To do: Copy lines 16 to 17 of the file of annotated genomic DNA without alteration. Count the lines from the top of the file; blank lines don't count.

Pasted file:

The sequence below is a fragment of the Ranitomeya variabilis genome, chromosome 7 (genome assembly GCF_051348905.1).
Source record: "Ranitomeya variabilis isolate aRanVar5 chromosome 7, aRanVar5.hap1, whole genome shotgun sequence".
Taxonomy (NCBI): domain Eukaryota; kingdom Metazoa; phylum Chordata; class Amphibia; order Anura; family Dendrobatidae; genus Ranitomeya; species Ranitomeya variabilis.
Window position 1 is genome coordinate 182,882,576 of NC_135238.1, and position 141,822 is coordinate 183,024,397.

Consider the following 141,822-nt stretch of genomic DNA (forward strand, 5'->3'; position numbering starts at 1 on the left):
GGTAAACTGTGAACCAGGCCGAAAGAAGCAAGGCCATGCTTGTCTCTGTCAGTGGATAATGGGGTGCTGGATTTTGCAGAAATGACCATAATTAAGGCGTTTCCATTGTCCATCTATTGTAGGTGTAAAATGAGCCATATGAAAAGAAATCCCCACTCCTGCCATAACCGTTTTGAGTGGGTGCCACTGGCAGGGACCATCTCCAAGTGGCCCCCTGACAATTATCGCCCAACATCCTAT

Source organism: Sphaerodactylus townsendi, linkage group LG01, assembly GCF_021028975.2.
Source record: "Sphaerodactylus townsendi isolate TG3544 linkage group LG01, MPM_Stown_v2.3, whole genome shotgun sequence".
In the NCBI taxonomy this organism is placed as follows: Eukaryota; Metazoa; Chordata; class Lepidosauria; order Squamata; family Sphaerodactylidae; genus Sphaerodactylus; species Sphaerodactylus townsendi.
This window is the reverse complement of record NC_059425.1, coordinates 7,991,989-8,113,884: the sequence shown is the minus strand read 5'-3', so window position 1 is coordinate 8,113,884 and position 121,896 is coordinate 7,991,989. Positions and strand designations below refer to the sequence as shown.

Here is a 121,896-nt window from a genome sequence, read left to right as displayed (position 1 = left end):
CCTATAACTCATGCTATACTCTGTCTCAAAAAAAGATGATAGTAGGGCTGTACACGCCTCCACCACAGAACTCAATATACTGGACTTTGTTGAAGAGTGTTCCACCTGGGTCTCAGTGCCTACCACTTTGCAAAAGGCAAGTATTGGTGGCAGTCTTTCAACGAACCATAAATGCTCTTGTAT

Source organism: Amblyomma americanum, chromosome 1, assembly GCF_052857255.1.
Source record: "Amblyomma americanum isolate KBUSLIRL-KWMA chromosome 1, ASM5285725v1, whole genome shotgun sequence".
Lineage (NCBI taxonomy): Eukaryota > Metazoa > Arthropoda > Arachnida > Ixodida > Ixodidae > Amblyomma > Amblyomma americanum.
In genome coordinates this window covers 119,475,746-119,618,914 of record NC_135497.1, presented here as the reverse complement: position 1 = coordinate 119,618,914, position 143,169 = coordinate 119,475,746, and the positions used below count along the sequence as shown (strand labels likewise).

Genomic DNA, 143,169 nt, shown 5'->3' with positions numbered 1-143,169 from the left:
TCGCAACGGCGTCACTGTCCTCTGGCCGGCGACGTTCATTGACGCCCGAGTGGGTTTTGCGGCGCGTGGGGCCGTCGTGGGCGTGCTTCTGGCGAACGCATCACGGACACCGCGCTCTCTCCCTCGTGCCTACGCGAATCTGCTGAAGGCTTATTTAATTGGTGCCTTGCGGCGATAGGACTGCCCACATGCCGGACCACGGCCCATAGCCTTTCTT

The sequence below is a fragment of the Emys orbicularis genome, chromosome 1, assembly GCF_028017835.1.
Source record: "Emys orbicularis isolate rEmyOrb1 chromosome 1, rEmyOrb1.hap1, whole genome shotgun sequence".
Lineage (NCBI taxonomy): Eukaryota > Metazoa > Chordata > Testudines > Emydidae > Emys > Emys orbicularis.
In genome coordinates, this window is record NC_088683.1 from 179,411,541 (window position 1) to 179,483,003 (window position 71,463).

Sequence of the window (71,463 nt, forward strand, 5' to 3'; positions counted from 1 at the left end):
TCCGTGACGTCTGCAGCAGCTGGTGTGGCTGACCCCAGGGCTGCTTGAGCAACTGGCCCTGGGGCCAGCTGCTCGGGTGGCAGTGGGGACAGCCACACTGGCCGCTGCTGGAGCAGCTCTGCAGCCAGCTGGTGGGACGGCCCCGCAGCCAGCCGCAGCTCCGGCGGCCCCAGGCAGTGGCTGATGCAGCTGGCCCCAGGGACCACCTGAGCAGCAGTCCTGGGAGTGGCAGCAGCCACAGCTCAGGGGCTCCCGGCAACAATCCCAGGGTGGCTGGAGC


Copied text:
In genome coordinates this window covers 119,475,746-119,618,914 of record NC_135497.1, presented here as the reverse complement: position 1 = coordinate 119,618,914, position 143,169 = coordinate 119,475,746, and the positions used below count along the sequence as shown (strand labels likewise).

Genomic DNA, 143,169 nt, shown 5'->3' with positions numbered 1-143,169 from the left: